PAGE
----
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Roughly Speaking Dan Rodricks: Commentary and conversation on life in Baltimore, Maryland and the USA

The price we pay for anti-government rhetoric

Trump's claims of rigged election cap nearly four decades of Republican, anti-government rhetoric

I knew a group of men, brilliant scientists and astute attorneys, who took jobs with the federal government to serve their country and make it a better place. They were college graduates of the 1960s who had heard John F. Kennedy's call to public service — "Ask not what your country can do for you, ask what you can do for your country" — and who a decade later took JFK's challenge into government jobs in food safety and environmental protection.

But within two decades, Ronald Reagan ascended to the presidency with a very different message: to reduce government's scope and regulatory power. As he once put it, "I've always felt the nine most terrifying words in the English language are: 'I'm from the government, and I'm here to help.'"

The scientists and attorneys, who had found personal fulfillment in conducting research and enforcing federal laws to protect the environment and human health, soon left government service. They heard in Reagan the sound of retreat from the progressive efforts that had brought advances in the quality of life for millions of Americans.

Since even before Franklin Roosevelt and the New Deal, Congress had enacted laws to keep children out of the workplace, to protect the nation's waterways and its air, to make motor vehicles safer, to keep watch over financial institutions, to advance voting rights, to end racial discrimination in public places, to keep Americans from starving.

What some condemned as the expensive growth of bureaucracy and government overreach, others saw as vigilance necessary for a better country.

But during the years since Reagan, Americans have come of age hearing that government is too big and too powerful, that it has strangled commerce and individual freedom, that it is generally incompetent or corrupt, or some combination of all of that.

And if you went to work for the government, you must have been ill-equipped for the private sector, unable to compete in the "real world." (I always felt sorry for school teachers who might have been listening when a certain local talk radio host criticized them with sarcastic broadsides, relishing a George Bernard Shaw line: "Those who can, do. Those who can't, teach.")

I've known a lot of people who worked for taxpayers over the years, from the local planning commission to the public defender's office — smart, serious, diligent, judicious, well-educated, wonkish people who believed in what they were doing, despite hearing steady, anti-government harangues.

That message has been repeated, in different forms, throughout Donald Trump's campaign for president.

It is most pronounced in his outrageous claims that the coming election is rigged. In making that baseless assertion, Trump further degrades the public's confidence in government, because it is government, in the form of state and local boards, that conduct the November election in accordance with law.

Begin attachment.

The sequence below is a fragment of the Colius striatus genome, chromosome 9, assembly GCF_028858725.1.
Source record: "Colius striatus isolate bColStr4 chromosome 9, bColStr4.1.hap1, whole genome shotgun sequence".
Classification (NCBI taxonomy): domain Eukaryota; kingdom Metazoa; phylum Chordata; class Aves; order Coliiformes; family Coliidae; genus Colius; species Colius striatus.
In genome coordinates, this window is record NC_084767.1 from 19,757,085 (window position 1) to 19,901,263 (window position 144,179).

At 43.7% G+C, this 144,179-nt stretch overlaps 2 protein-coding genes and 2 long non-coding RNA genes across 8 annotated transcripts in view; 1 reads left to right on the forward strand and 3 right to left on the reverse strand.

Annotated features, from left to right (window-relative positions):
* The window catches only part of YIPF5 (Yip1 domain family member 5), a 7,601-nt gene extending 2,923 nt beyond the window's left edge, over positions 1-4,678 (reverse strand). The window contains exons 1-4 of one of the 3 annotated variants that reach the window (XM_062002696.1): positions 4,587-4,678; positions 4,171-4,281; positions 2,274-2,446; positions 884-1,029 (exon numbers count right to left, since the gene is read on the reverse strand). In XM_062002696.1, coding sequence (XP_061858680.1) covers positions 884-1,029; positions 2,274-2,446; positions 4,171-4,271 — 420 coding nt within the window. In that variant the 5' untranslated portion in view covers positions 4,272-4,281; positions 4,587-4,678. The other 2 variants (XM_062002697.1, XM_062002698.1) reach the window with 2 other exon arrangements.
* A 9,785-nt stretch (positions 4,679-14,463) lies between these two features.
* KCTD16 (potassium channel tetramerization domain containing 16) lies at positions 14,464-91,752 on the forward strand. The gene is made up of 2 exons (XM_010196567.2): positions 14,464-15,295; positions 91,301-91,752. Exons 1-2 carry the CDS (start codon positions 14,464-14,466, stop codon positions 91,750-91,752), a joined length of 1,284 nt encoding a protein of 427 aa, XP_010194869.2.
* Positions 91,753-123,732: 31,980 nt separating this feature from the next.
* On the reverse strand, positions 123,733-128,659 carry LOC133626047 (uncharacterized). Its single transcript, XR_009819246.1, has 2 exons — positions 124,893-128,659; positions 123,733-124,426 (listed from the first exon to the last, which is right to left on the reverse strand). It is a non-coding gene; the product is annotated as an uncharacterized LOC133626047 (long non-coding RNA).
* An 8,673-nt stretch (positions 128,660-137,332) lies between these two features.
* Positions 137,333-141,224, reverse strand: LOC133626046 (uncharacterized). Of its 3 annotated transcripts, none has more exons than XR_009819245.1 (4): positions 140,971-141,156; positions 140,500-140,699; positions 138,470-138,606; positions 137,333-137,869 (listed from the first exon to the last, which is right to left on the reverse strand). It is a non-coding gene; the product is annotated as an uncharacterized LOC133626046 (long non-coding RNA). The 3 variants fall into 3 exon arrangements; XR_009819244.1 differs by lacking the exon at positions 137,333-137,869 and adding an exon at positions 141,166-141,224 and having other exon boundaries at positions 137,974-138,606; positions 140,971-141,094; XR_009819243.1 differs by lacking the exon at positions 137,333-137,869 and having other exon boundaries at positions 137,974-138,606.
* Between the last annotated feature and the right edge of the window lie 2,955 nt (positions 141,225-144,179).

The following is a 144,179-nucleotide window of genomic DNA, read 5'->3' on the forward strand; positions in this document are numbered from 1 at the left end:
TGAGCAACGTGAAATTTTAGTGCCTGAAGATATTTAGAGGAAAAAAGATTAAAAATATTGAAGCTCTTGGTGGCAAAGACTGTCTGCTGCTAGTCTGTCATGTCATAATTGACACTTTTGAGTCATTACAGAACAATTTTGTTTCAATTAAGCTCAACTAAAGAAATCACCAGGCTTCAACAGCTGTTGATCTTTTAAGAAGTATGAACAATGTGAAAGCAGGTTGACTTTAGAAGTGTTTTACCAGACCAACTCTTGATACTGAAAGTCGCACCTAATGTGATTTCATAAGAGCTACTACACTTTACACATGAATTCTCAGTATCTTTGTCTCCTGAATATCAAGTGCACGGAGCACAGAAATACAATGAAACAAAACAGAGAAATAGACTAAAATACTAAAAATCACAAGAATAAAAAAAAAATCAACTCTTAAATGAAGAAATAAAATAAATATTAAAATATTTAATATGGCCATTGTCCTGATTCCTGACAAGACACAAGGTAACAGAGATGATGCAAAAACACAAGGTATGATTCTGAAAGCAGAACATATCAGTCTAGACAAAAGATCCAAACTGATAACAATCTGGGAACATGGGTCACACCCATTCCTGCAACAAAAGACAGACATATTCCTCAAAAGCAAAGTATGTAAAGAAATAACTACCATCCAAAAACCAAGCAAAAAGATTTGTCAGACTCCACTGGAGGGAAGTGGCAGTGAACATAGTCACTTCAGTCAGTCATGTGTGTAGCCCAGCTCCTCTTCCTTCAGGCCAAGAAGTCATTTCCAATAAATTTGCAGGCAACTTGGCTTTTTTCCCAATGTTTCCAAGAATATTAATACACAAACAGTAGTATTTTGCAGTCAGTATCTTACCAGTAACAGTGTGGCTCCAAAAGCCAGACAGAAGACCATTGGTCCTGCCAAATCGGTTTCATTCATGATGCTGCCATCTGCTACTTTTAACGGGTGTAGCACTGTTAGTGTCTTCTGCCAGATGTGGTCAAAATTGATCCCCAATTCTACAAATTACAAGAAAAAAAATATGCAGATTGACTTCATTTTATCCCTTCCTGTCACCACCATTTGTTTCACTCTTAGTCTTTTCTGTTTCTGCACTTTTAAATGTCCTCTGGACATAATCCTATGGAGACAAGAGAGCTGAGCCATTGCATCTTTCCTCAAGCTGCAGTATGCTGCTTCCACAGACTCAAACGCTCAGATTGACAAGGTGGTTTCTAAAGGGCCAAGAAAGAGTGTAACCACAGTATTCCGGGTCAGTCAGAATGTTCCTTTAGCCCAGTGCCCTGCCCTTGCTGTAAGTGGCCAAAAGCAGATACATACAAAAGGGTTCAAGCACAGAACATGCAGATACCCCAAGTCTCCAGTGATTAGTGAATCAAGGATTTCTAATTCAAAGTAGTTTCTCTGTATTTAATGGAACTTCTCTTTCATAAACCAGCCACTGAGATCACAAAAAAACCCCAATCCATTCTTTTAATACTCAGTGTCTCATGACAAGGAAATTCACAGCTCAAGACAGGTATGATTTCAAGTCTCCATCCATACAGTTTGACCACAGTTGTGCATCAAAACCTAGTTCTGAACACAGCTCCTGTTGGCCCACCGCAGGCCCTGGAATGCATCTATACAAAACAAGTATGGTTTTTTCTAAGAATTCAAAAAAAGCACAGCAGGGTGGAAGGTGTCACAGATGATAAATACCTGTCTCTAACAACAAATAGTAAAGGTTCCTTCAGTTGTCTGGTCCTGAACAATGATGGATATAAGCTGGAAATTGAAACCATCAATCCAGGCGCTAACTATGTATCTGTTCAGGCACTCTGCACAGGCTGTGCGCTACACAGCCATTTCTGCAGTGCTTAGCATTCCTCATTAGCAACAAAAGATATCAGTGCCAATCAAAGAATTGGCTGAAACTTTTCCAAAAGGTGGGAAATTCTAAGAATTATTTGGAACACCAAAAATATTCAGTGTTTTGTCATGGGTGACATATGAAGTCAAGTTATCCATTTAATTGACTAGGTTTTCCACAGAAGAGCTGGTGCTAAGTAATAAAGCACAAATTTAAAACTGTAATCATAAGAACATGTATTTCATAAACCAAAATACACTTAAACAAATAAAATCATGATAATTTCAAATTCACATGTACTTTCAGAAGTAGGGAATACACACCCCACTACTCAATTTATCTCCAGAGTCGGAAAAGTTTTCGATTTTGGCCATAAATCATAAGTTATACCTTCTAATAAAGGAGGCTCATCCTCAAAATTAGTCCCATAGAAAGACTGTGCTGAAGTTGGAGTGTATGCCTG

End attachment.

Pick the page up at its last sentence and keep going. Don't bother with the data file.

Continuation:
And Trump's repeated use of the word "disaster" to describe almost everything the government does supports his narrative of a country in collapse.

This is toxic talk.

My job requires skepticism and curiosity; the press is supposed to serve as a civic watchdog. So I offer no blanket defense of government, by any means. My colleagues spend a lot of time probing and prodding to shed light on government operations.

But what I'm concerned about is something all Americans should be concerned about, and that's the effect nearly four decades of anti-government rhetoric have had on our ability to recruit good people into public service, and that includes elected office.

When Trump and his surrogates attack the Washington establishment, their targets are the Obama administration and what they see as its likely continuation with the election of Hillary Clinton.

Of course, President Barack Obama is enjoying pretty high approval ratings as he prepares to leave office. So, no surprise, Trump and his talking-head supporters are out of step.

When most Americans express disapproval of the "Washington establishment," they're thinking about something else. They're thinking about the super-partisan, do-nothing Congress, controlled by just-say-no Republicans who have worked against the Obama administration 24/7 for going on eight years.

Example: Republicans criticize the Affordable Care Act, and they seem downright gleeful with predictions of Obamacare's impending meltdown. But they've been unwilling to work with Democrats to improve it. Obamacare's inherent problems, left to fester, further erode public confidence in the government. That's no way to run a company. That's no way to run a country.

While Reagan gets credit for launching the anti-government age in America, he had reinforcements — the right-wing media, the tea party — to second his message that government is too large, too costly, too clumsy, too grabby.

And the Democrats, including Obama and Clinton, have not countered this message with resounding, repeated and inspired appeals to young people to consider public service. And I mean all kinds of service — civilian, military, law enforcement. And not just for the pay and pension; for the greater good. Young Americans need to hear that again.

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